Close Medicare's Colonoscopy Loophole
ASCA urges facilities to contact lawmakers, support co-pay fix.
Published: January 16, 2014
The ASC Association is hoping that the unified voices of the outpatient surgery industry will spur Congress to act for the benefit of Medicare's colonoscopy patients.
The organization is urging ASCs nationwide to petition their U.S. representatives to support a change in the way Medicare collects colonoscopy co-pays.
2010's Affordable Care Act waived all co-insurance payments for colorectal cancer screenings. If, however, a colonoscopy reveals a polyp and the endoscopist removes it, the diagnostic screening is reclassified as a therapeutic procedure in the eyes of insurers.
While a commercially insured patient won't be charged a co-pay for a screening-turned-surgery, Medicare patients are still on the hook due to an inadvertent loophole in the healthcare reform law.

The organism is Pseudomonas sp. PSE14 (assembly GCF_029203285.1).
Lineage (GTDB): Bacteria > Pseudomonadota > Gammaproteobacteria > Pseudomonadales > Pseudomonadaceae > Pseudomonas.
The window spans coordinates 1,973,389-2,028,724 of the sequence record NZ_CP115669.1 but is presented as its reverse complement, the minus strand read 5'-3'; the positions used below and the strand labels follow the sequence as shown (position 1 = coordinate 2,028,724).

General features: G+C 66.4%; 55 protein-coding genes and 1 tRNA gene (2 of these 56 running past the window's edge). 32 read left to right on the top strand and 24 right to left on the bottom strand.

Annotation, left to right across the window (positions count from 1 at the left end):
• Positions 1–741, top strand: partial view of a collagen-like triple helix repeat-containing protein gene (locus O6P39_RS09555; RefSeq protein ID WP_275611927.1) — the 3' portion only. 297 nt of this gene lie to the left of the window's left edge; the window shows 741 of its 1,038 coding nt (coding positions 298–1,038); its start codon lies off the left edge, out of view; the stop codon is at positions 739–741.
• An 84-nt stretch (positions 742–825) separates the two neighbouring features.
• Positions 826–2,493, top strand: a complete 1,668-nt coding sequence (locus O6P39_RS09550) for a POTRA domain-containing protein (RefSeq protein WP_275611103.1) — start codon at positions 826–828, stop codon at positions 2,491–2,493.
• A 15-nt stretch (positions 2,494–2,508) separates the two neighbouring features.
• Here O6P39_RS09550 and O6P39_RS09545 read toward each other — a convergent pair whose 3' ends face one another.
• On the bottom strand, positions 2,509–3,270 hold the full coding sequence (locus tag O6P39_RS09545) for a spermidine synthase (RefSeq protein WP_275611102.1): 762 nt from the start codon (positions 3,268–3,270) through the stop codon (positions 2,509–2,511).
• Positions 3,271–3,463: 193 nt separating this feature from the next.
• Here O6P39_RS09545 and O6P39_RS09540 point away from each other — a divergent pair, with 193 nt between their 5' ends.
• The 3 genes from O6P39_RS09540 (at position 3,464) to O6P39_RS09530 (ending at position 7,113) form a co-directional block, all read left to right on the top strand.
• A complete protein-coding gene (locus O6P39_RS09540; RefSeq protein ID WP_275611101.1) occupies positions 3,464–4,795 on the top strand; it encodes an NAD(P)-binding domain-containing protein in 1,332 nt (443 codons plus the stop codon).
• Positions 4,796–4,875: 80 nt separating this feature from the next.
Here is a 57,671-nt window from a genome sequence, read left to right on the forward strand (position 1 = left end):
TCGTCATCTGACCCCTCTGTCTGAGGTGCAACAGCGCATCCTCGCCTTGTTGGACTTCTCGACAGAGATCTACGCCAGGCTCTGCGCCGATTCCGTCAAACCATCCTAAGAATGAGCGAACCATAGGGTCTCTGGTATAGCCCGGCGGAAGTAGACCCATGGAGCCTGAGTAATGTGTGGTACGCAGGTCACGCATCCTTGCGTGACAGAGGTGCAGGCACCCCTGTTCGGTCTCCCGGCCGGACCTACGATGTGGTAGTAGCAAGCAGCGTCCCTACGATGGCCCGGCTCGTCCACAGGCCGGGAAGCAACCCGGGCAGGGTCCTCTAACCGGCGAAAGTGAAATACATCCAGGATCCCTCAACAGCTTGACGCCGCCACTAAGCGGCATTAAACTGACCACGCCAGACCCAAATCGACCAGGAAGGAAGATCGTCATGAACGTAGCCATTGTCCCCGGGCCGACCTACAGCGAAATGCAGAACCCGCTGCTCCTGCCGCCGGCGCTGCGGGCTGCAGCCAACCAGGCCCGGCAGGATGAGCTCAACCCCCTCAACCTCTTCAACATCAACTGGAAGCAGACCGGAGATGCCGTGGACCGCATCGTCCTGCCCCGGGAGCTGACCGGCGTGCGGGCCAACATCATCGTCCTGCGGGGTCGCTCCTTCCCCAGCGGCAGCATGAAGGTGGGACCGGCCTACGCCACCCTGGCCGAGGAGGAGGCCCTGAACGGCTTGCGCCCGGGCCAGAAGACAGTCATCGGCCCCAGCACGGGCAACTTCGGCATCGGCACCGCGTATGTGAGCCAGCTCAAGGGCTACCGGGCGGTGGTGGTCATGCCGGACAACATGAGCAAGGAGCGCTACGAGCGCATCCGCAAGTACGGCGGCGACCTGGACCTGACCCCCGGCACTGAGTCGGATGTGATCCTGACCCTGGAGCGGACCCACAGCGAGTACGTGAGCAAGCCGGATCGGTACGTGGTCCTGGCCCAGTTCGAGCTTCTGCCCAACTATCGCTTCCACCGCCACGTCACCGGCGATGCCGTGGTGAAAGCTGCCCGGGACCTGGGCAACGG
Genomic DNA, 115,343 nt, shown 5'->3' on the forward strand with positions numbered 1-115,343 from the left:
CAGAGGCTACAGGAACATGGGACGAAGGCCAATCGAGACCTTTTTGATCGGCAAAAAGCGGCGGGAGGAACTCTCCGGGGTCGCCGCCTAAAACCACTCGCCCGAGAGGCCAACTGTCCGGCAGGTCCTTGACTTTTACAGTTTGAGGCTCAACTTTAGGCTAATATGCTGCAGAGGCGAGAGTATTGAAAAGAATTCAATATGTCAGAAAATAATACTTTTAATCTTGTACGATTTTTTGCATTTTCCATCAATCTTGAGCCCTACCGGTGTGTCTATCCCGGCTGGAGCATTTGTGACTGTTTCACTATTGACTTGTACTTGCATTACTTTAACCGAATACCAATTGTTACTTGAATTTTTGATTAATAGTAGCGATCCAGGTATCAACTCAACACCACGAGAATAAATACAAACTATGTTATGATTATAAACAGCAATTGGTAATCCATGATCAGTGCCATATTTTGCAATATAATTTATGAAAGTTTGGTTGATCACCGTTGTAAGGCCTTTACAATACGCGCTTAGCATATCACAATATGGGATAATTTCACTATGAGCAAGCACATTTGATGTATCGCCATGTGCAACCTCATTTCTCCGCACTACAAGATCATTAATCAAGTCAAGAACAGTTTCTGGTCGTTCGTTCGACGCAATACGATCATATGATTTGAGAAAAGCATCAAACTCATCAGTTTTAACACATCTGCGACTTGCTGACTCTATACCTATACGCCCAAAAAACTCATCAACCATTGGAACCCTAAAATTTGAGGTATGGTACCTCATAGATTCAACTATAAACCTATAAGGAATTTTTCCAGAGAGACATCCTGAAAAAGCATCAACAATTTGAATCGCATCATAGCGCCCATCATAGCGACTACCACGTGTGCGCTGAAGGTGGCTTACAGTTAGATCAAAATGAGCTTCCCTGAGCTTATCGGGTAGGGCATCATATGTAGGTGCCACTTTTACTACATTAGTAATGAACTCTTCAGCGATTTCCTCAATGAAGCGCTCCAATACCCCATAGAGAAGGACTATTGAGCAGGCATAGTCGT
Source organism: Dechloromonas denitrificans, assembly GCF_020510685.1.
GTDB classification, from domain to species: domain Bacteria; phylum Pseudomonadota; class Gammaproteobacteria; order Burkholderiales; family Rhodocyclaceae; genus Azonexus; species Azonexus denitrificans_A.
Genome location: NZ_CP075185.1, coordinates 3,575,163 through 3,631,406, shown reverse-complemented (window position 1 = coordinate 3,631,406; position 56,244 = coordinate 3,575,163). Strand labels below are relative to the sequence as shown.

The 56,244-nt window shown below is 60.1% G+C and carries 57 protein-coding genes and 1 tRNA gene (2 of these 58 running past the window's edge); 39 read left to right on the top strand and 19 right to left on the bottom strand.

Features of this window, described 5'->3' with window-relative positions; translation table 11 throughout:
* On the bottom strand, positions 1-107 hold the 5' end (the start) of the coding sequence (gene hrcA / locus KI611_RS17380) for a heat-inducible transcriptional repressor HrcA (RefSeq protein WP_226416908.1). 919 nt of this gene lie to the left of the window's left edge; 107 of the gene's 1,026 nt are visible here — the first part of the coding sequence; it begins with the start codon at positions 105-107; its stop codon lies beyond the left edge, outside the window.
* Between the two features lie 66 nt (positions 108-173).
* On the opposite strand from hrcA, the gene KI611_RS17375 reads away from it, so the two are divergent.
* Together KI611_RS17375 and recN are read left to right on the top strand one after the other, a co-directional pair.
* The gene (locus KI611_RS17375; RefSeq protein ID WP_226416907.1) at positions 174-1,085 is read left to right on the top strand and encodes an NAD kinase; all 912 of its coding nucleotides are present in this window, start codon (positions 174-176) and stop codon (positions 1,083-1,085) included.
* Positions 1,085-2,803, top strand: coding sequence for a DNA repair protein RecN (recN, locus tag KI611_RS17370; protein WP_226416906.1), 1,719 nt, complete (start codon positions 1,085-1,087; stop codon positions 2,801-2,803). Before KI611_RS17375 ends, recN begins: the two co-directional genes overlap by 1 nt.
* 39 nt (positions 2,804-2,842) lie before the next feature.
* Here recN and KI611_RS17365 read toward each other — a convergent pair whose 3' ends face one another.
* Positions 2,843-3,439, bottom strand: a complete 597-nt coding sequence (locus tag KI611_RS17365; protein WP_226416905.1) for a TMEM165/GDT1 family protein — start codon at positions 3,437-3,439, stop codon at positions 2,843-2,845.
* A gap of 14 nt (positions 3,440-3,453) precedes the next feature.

A potential fix, House Bill 1070, the Removing Barriers to Colorectal Cancer Act, was introduced on March 12 of last year, but has been languishing before the Ways and Means Committee and the Energy and Commerce Committee since that day. A previous attempt to close the loophole expired at the end of Congress's 2012-2013 session.
ASCA lobbyists are pinning the bill's hopes on a letter that is currently circulating in the House. Signed by representatives from both parties, it demands that the committees' leaders include the co-pay fix proposal in any upcoming Medicare reform legislation.
© Copyright Herrin Publishing Partners LP. REPRODUCTION OF THIS COPYRIGHTED CONTENT IS STRICTLY PROHIBITED. We encourage LINKING to this content; view our linking policy here.
Also in the News...
New MH Antidote Can Be Prepared by One Person in One Minute
Orthopedic Surgeon from Indiana Plotted to Kill Ex-Wife
Medicare's Colonoscopy Loophole Could Cost Your Patients
Hospital Accused of Medicare Fraud Will Repay $750K
Doc Threatens Physician's Assistant During Open Heart Surgery: "I'm Going to Put You Through the Wall"
Did Negligence Let RN Steal Patients' Pain Meds?
Hospitals Across the Country Vary Substantially in Their Use of Laparoscopy